19. ^ "Matt Limegrover Bio". Retrieved 14 October 2012. 
  20. ^ "Tracy Claeys Bio". Retrieved 14 October 2012. 
  21. ^ "Jay Sawvel Bio". Retrieved 14 October 2012. 
  22. ^ "Jerry Kill". 
  23. ^ Jerry Kill Bio. Retrieved on October 7, 2013.
  24. ^ TCU coach Gary Patterson: What you see is what you get – ESPN Dallas. (November 13, 2009). Retrieved on July 26, 2012.
  25. ^ Jerry Kill kills it at presser with enthusiasm, charisma, humor, and vision. Retrieved on July 26, 2012.
  26. ^ "Salukis coach Kill back at work after cancer surgery". Associated Press. 5 April 2006. Retrieved 14 October 2012. 
  27. ^ The Coach Kill Cancer Fund
  28. ^ Kill hospitalized. Huskie Wire. Retrieved July 26, 2012.
  29. ^ "University of Minnesota football coach has seizure, is stable". CNN. September 10, 2011. Retrieved September 11, 2011. 
  30. ^ "Kill to Seek Further Medical Treatment". September 25, 2011. Retrieved September 25, 2011. 
  31. ^ Fornelli, Tom (14 October 2012). "Minnesota coach Jerry Kill released from hospital". Retrieved 14 October 2012. 
  32. ^ Bennett, Brian (10 October 2013). "Jerry Kill takes a leave of absence". 
  33. ^ "Coach Kill Nominated for National Award". 1 February 2011. Retrieved 14 October 2012. 
  34. ^ Seeking Nominations for the 2012 Uplifting Athletes Rare Disease Champion. Uplifting Athletes. Retrieved July 26, 2012.

External links

This article was sourced from Creative Commons Attribution-ShareAlike License; additional terms may apply. World Heritage Encyclopedia content is assembled from numerous content providers, Open Access Publishing, and in compliance with The Fair Access to Science and Technology Research Act (FASTR), Wikimedia Foundation, Inc., Public Library of Science, The Encyclopedia of Life, Open Book Publishers (OBP), PubMed, U.S. National Library of Medicine, National Center for Biotechnology Information, U.S. National Library of Medicine, National Institutes of Health (NIH), U.S. Department of Health & Human Services, and, which sources content from all federal, state, local, tribal, and territorial government publication portals (.gov, .mil, .edu). Funding for and content contributors is made possible from the U.S. Congress, E-Government Act of 2002.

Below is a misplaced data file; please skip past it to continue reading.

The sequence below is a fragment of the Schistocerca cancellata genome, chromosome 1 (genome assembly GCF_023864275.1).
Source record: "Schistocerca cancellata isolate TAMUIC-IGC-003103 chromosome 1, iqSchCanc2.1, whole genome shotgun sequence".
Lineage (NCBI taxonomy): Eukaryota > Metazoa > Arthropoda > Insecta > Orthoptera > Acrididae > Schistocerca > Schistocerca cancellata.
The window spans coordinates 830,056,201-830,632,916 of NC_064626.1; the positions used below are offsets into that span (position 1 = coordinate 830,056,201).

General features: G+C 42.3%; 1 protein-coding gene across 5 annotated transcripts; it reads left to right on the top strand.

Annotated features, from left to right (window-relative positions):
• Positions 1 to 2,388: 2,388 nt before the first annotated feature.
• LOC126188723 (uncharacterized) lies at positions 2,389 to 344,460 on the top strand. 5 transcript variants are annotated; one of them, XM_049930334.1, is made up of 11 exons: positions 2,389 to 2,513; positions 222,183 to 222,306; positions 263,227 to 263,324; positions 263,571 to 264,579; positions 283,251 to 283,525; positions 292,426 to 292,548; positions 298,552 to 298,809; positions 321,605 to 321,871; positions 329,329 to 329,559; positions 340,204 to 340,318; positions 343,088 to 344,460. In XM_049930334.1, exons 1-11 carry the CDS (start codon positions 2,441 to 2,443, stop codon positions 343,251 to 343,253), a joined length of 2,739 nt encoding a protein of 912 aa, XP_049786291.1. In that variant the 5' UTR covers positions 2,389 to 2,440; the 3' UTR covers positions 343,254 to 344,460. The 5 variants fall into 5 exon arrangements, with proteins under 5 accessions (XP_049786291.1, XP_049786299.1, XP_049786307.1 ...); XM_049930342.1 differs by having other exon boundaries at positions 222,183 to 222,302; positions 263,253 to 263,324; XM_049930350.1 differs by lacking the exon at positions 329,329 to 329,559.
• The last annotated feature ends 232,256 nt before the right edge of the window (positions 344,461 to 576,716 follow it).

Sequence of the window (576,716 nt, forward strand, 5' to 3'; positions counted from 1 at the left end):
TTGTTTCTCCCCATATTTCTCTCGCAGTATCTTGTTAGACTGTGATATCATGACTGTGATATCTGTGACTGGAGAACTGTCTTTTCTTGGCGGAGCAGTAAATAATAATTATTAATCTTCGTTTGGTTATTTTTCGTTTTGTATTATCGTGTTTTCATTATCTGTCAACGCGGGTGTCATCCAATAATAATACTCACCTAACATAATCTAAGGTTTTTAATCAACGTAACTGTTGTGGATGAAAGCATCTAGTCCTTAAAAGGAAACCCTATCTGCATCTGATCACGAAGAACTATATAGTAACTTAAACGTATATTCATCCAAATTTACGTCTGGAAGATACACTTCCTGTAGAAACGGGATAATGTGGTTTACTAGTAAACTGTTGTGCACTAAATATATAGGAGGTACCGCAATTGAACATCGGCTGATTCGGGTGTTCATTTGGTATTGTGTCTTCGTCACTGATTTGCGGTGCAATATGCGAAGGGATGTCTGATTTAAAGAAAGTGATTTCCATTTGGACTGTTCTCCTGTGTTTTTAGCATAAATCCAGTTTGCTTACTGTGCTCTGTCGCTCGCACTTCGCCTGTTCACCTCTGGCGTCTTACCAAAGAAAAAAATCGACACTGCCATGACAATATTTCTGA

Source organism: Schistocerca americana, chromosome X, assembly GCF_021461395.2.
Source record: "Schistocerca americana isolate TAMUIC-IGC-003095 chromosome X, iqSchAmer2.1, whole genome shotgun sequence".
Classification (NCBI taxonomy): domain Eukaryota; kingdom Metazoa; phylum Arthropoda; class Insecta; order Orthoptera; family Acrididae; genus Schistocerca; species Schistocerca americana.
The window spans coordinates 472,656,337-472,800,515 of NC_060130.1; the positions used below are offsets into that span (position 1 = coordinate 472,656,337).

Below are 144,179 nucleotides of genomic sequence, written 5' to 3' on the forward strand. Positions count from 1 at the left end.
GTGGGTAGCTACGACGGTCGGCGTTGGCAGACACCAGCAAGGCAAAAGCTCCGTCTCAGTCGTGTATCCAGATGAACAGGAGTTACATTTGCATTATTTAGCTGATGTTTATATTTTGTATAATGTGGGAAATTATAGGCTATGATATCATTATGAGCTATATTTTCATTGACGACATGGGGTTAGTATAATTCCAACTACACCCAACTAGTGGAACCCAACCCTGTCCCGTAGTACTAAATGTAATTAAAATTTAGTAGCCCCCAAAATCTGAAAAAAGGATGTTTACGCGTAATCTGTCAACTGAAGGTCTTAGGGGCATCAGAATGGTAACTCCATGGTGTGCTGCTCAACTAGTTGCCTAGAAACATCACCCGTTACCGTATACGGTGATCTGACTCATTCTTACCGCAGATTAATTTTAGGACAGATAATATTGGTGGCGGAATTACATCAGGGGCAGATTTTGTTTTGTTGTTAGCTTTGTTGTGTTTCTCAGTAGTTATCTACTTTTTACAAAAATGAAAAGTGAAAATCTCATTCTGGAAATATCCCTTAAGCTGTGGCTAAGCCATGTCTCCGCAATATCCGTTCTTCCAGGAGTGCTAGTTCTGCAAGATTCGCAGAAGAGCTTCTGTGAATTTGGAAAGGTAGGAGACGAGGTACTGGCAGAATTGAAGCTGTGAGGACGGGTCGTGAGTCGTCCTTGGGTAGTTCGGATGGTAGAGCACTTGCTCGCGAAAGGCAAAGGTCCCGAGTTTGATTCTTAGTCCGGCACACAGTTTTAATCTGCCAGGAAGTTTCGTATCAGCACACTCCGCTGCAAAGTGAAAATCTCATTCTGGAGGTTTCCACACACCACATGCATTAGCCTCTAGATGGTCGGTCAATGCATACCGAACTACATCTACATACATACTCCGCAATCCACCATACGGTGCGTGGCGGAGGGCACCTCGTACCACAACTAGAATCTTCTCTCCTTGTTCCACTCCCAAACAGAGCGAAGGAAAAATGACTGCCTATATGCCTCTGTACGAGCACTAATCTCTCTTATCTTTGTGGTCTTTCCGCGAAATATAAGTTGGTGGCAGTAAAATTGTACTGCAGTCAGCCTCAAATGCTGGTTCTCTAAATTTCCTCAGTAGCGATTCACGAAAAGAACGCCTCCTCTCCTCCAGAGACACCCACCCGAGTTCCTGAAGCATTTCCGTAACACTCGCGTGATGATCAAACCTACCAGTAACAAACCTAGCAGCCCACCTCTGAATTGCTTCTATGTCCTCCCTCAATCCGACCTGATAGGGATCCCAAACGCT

Crowd sourced content that is contributed to World Heritage Encyclopedia is peer reviewed and edited by our editorial staff to ensure quality scholarly research articles.
By using this site, you agree to the Terms of Use and Privacy Policy. World Heritage Encyclopedia™ is a registered trademark of the World Public Library Association, a non-profit organization.

Copyright © World Library Foundation. All rights reserved. eBooks from Project Gutenberg are sponsored by the World Library Foundation,
a 501c(4) Member's Support Non-Profit Organization, and is NOT affiliated with any governmental agency or department.